• Reply
    March 24, 2011 at 8:42 pm

    your writings become better with each one you write. This is no accident; there is an explanation for this….TALENT! You hit one out of the park once again.
    Only a calloused person would not become nostalgic when their mind wandered back to the memories of an old home place, a dear face from days gone by, the sound of a loved one’s voice or friend that is no longer with us. This article does this; it gives us something to think about.
    However, today there is so much to divert our thoughts. This is why a writer of your talent can be such a welcome release to make us think back to a more comforting time.
    I remember an old song from years ago. The singer’s name was Joe South. The name of the song was called “Don’t it make you want to go home?” Some of the lines I rember were:
    There’s a drag strip down by the river side where my Grandma’s cow used to graze.
    Now the grass don’t grow and the river don’t flow like it did in my childhood days.
    Don’t it make you want to go home? God! don’t it make you want to go home?
    Thanks Tipper, for all you do for us! You are just what we needed!

  • Reply
    Uncle Al
    March 24, 2011 at 8:03 pm

    A nice post Tipper. What are we but products of our past and those many memories. To relieve those grand times and some not grand help shape us all. Thanks so much for your thoughtful posts. So glad I discovered your site.

  • Reply
    Miss Cindy
    March 24, 2011 at 4:46 pm

    What thoughtful memories, Tipper. The world is so frantic now, it seems the only place to find peace is looking back to the time when peace was common.
    Something a simple as quiet was ever present and now almost completely absent.
    I live in a small country town…there is always noise. When I visit you in Wilson Hollar there is quiet, and it is beautiful. I love to sit on your porch and cuddle into the silence, sometimes hear the creek.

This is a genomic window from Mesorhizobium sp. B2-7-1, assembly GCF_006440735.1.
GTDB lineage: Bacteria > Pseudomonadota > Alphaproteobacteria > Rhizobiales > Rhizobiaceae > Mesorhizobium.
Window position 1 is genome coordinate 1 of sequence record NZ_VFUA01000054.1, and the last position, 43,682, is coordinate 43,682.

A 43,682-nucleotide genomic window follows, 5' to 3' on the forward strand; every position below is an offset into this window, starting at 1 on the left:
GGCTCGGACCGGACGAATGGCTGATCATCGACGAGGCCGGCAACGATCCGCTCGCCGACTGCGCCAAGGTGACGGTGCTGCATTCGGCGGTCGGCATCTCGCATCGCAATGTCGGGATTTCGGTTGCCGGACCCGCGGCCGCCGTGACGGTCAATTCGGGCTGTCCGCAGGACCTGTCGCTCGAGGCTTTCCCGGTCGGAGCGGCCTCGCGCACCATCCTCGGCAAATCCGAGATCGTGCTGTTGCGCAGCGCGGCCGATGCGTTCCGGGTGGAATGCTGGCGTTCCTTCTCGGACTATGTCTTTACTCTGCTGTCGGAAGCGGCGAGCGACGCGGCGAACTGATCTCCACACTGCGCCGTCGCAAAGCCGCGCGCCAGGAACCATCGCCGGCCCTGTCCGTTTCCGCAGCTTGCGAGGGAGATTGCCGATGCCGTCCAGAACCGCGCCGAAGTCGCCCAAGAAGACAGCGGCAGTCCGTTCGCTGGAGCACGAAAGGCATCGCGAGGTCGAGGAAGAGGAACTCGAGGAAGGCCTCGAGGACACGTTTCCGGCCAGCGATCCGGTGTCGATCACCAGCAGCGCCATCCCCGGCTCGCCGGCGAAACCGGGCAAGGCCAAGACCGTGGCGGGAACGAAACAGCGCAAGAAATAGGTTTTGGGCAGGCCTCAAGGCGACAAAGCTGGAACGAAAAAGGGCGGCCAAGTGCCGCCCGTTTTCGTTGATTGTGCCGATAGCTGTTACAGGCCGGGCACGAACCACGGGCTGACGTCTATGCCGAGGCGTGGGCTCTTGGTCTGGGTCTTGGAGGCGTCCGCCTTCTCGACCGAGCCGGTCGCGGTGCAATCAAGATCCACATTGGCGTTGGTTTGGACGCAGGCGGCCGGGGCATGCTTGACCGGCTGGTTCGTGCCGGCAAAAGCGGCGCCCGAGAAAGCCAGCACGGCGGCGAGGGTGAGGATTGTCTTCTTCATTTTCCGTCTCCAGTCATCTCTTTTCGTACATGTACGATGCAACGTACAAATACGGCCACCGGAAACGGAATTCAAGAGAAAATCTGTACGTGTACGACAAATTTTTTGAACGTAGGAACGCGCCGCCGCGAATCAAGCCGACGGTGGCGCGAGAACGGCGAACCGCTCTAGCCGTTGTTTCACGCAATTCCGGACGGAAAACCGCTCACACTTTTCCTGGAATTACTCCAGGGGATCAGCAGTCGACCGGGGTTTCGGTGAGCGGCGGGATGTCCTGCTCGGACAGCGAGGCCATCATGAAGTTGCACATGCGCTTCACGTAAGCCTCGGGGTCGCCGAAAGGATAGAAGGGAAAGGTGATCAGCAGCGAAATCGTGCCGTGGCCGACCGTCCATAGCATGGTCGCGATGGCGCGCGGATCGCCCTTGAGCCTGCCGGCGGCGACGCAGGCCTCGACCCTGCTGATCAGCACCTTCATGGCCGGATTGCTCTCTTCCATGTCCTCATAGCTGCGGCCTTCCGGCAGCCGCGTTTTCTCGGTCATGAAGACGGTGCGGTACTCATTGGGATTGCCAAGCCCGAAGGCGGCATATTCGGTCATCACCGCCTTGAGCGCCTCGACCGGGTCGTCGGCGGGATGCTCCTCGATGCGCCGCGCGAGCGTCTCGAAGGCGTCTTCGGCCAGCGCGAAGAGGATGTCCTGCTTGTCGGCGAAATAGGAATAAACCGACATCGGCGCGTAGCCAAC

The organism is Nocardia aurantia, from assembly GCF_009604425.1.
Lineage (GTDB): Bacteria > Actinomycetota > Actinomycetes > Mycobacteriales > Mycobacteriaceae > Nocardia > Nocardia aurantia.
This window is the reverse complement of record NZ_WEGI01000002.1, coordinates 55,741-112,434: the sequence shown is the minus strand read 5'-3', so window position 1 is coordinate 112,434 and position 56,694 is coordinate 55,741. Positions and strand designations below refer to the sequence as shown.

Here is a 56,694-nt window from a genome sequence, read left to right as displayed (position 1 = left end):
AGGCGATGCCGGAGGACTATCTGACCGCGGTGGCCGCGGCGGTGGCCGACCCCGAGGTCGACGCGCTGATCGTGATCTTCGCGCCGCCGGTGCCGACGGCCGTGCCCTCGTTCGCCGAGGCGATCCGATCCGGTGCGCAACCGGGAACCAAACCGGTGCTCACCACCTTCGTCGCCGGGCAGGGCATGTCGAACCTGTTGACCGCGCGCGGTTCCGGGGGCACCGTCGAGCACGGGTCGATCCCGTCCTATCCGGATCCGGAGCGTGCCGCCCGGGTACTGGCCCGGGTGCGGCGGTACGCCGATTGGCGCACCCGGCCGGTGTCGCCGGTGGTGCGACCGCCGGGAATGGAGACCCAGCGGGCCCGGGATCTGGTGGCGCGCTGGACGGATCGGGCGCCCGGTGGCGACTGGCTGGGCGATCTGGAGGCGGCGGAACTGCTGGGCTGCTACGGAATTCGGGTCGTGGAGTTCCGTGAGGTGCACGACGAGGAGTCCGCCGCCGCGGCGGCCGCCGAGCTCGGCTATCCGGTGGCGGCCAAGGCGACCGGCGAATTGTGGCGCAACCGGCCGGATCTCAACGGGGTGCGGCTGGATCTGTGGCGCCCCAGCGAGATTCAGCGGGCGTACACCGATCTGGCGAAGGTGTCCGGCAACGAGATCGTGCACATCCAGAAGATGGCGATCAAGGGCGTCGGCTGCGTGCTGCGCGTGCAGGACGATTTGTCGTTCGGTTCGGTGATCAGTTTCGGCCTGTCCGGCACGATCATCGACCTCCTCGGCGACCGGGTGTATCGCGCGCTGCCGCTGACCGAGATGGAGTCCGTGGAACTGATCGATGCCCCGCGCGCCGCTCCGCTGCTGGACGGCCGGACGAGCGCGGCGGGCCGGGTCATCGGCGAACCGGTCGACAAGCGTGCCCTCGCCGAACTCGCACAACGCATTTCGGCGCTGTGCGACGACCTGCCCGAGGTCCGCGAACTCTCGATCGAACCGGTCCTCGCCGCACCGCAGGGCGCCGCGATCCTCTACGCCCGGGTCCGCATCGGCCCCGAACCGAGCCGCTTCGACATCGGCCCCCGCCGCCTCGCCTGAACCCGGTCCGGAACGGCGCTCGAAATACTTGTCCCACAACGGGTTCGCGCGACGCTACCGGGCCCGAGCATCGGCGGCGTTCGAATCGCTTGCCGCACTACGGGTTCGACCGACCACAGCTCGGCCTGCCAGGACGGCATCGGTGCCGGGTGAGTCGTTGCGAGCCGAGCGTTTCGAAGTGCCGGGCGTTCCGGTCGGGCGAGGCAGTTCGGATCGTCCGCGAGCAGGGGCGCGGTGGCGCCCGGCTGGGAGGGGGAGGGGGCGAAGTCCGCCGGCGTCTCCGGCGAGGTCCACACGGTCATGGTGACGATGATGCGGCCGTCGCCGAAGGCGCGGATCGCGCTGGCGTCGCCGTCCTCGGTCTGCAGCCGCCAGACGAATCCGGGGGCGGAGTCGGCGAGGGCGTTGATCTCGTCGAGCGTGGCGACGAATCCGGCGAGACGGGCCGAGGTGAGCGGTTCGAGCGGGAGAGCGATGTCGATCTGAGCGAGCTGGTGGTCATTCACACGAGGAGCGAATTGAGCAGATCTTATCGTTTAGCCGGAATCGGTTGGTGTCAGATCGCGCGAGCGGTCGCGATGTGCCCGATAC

In that silence I think we can hear the past talking to us.
    Thanks for the post!

  • Reply
    David Templeton
    March 24, 2011 at 4:46 pm

    It’s writings like this that bring me back to Tipper’s everyday. How many, many beautiful essays you have given us over these few short years we’ve known you.

  • Reply
    Jennifer in OR
    March 24, 2011 at 4:39 pm

    Love this post. So glad our memories can carry the past with us in the present.

  • Reply
    Jim Casada
    March 24, 2011 at 2:53 pm

    Tipper–As you know, my career training was that of a professional historian. Mind you, there’s a world that is wrong with academe, especially in those hi-falutin’ university circles in which I labored for a quarter century. But I won’t get off on those ivy tower types who couldn’t milk a cow, slop hogs, or hoe a field of corn if their lives depended on it (much less call a turkey to the gun or dress out a deer).
    What I will share is a tidbit from history which I think is wonderfully applicable to this retrospective post of yours. It is a historians’ adage which states: “You can’t know where you are going if you don’t know where you’ve been.”
    I believe that with all my heart, and I think one of our biggest problems in today’s world is that too many people are so busy thinking about where they are going that they don’t have a clue about their roots (in other words, where they have been).
    Anyone who fails to appreciate those who have gone before is, in my studied opinion, living an incomplete life.
    Jim Casada

  • Reply
    Fishing Guy
    March 24, 2011 at 2:47 pm

    Tipper: That was so much fun to look back to a time when you went into the woods. I spent a lot of time in the woods as a kid.

  • Reply
    March 24, 2011 at 11:56 am

    I love your reflective writings.